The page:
Tech Net News 09-07-2019


More volunteers are needed, and the clock is ticking. You should sign up to help at Lifewalk on Oct. 6th, 2019. This is an easy event you can use to begin your public service career, or a fun chance to see your friends and keep up your public service skills.

The contest calendar has a number of events week, including the Hiram Percy Maxim 150th birthday celebration which is drawing near to its end. There’s also the Nebraska QSO Party, if that’s a state you need. But what’s more exiting is that the Route 66 Special Event is just now getting underway. Enjoy your trip!

In news from the world of ham radio:

The Hurricane Watch Net has shut down for now, but might re-open by the time you are reading this. Stay alert!

If you’ve been participating in the Richardson Wireless Klub’s weekend fox hunts, you could also help amateurs in Washington catch dangerous interfering signals.

The famous and widely respected ham vendor FlexRadio will share in a government contract to help bring software-defined radio to the USAF. It’s good to see a ham vendor making an even bigger contribution to the world of HF radio.

And in news from the world of science:

I think there was something my grandmothers told me about. It was either pasta, or vitamins. The vitamins were probably pretty important. It turns out that if you eat nothing but french fries and white bread, you don’t get any of those “vitamin” things, and you will go blind and mostly deaf. Whoops!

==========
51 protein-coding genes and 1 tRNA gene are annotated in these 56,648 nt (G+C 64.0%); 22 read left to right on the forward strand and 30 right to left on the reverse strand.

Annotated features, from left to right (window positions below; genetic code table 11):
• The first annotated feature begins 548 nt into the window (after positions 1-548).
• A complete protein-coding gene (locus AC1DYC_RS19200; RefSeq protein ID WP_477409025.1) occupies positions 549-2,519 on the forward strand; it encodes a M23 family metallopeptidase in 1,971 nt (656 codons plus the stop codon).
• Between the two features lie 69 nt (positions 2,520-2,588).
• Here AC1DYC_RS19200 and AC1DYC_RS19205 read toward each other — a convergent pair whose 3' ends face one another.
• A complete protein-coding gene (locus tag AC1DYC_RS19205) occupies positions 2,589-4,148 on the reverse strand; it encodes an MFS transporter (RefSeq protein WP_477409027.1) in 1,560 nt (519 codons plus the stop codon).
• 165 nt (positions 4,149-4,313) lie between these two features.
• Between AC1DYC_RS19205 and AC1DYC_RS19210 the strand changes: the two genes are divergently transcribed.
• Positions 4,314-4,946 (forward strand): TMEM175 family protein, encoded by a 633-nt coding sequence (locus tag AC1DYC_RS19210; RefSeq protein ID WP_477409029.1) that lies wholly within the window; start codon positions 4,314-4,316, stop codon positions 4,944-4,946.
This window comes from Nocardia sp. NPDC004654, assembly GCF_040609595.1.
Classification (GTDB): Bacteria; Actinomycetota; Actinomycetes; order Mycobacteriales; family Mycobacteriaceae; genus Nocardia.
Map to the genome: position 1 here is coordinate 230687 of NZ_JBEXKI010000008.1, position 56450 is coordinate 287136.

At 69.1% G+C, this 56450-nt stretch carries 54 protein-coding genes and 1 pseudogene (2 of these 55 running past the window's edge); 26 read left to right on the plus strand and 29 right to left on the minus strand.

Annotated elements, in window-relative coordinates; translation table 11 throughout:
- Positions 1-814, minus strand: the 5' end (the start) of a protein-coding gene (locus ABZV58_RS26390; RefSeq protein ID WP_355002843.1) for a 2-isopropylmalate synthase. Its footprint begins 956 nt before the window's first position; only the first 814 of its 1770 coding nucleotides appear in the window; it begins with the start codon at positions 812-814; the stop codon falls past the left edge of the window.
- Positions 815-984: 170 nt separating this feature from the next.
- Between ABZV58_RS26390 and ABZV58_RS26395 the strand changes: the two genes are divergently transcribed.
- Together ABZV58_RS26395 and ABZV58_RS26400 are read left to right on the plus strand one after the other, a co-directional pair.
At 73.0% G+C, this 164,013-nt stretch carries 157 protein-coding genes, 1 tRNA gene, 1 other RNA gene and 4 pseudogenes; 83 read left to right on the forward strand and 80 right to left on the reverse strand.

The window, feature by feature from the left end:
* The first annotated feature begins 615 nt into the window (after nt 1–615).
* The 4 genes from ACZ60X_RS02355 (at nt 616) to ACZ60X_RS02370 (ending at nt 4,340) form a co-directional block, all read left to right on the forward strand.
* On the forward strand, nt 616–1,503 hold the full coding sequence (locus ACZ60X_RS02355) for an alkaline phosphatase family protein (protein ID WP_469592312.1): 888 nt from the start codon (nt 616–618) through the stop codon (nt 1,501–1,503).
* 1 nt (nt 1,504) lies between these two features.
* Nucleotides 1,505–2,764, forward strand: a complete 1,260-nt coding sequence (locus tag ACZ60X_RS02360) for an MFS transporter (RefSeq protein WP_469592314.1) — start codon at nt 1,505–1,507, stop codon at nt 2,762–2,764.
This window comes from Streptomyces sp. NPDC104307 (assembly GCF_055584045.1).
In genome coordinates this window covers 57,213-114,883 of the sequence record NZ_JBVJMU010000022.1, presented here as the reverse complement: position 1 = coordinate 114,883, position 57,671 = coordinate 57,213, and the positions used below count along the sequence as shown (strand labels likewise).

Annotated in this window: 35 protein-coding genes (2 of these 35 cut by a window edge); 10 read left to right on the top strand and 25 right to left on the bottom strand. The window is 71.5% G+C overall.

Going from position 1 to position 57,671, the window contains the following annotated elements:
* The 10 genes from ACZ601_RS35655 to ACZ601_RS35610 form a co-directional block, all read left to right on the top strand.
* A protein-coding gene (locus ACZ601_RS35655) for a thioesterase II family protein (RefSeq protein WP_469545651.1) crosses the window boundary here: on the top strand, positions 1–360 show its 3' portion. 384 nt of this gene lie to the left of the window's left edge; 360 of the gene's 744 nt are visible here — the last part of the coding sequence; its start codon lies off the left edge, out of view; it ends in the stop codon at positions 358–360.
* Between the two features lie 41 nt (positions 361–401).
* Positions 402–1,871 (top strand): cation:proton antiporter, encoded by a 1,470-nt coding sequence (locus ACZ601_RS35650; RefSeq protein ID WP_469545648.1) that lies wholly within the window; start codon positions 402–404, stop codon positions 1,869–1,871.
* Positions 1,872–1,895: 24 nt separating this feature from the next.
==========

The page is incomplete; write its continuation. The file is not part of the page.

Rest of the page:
There’s some fun bird news: It turns out that squirrels listen to bird calls to see if it’s safe to be out in the forest.

But in sad bird news: In addition to causing a terrible loss of human life, hurrican Dorian has probably made the Bahama nuthatch extinct.

A new fossil of a dying worm implies that maybe there was no “Cambrian explosion.” Maybe there was a lot of diverse life already, and the explosion was just a large collection of fossils, which are statistically rare, after all.

The other fossil news this week is literally cool: Tyrannosaurs may well have had special structures in their skulls just to cool off their brains.

And last but never least, don’t forget that the folks who brought us easy, hands-only CPR have continued to curate they playlist of songs that provide a good tempo for saving a life. It’s really not that hard…you just have to recognize that something is happening and take action.

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